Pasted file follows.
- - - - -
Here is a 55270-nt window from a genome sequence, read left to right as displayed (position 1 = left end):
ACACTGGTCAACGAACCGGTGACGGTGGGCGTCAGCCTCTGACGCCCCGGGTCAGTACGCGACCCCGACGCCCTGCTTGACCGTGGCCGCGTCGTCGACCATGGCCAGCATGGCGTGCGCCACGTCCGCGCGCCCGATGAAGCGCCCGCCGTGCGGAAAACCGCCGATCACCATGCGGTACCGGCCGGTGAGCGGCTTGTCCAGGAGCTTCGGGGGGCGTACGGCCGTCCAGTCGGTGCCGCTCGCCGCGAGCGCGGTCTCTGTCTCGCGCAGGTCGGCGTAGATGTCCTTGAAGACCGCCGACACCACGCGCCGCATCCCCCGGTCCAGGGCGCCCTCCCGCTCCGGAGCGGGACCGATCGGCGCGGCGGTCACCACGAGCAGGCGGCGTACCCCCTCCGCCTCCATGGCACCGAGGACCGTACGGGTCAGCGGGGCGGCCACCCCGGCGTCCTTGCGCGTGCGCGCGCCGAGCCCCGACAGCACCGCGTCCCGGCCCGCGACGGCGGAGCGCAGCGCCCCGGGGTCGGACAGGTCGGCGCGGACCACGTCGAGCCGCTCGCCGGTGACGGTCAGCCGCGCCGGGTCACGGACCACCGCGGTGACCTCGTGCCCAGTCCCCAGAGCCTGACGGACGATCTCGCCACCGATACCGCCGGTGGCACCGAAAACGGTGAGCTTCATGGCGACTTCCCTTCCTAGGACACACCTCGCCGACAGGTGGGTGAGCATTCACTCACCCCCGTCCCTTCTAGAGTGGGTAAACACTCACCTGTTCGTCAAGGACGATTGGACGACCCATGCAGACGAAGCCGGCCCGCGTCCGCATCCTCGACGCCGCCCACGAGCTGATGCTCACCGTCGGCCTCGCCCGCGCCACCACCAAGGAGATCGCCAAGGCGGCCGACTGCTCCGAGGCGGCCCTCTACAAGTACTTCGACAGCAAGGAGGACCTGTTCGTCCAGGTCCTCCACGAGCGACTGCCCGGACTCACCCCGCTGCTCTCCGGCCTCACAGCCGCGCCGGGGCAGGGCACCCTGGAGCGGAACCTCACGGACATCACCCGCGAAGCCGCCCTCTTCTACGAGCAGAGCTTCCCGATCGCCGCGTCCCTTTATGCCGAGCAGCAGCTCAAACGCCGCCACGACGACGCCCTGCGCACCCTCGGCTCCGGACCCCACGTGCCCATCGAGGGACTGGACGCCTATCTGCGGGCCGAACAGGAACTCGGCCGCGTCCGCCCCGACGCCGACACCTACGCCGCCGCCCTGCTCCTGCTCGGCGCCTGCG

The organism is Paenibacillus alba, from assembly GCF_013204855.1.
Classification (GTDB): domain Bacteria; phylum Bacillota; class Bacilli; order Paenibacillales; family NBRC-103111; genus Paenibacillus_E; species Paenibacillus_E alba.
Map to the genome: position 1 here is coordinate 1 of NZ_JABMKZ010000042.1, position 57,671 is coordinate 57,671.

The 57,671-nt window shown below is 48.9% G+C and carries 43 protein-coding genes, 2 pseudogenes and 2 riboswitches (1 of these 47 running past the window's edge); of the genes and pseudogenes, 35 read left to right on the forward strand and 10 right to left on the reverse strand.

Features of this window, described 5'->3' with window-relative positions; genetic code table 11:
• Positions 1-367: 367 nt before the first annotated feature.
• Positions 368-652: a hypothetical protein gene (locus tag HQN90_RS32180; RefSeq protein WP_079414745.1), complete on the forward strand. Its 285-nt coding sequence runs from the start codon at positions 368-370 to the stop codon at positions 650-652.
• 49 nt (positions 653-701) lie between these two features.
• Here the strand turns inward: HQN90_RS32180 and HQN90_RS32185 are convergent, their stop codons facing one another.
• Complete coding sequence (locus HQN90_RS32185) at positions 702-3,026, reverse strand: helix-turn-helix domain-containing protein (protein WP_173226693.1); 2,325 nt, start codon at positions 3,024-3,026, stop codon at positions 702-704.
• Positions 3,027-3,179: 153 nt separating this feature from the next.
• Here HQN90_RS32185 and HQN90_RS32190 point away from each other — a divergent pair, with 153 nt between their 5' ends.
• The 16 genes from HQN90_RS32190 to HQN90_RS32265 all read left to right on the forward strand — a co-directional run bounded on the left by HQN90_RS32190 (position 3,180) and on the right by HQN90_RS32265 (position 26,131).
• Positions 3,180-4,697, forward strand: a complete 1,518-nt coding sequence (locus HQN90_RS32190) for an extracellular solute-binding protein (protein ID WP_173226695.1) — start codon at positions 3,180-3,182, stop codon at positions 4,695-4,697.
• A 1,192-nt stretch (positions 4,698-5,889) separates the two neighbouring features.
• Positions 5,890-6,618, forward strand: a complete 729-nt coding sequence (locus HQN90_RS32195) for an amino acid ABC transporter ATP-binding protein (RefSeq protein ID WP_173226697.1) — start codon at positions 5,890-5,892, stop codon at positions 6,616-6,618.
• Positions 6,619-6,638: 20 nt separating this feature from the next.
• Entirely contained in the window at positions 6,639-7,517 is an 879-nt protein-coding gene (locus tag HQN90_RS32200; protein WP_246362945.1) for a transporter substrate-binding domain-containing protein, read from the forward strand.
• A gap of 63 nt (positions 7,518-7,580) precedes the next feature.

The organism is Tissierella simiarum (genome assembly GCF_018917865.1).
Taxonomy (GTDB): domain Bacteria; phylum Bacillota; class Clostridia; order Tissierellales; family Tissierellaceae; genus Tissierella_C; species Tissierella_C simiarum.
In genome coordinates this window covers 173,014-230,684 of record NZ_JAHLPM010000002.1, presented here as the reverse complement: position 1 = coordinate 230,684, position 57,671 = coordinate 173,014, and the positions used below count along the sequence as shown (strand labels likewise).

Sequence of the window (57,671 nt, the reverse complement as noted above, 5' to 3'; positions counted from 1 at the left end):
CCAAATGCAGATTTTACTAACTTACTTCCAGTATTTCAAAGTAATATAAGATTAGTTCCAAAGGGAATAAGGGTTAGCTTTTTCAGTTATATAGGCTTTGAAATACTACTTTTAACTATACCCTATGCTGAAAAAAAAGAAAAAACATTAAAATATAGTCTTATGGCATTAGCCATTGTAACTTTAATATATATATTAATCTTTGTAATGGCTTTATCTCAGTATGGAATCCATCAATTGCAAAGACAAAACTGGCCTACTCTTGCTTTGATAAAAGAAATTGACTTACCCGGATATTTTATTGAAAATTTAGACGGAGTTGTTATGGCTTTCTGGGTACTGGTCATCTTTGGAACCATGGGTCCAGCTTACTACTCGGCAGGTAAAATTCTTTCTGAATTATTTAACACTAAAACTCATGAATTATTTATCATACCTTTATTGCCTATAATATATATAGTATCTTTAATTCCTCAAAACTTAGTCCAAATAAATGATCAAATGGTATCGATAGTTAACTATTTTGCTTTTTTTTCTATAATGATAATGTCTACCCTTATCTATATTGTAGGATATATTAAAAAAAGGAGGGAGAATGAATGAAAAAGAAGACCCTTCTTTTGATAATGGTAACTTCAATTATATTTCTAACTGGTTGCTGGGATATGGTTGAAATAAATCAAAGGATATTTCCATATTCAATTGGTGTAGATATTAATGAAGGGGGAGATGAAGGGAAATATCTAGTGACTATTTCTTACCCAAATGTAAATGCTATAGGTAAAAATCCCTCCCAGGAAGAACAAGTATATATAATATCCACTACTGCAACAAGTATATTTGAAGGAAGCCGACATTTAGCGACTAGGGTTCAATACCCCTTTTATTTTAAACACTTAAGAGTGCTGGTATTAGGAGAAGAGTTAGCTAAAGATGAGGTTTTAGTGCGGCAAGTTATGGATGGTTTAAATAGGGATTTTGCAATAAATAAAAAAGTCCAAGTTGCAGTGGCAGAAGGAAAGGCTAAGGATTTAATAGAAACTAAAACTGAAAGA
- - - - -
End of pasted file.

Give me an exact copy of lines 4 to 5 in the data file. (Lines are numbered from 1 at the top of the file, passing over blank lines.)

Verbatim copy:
Classification (GTDB): domain Bacteria; phylum Bacillota; class Bacilli; order Paenibacillales; family NBRC-103111; genus Paenibacillus_E; species Paenibacillus_E alba.
Map to the genome: position 1 here is coordinate 1 of NZ_JABMKZ010000042.1, position 57,671 is coordinate 57,671.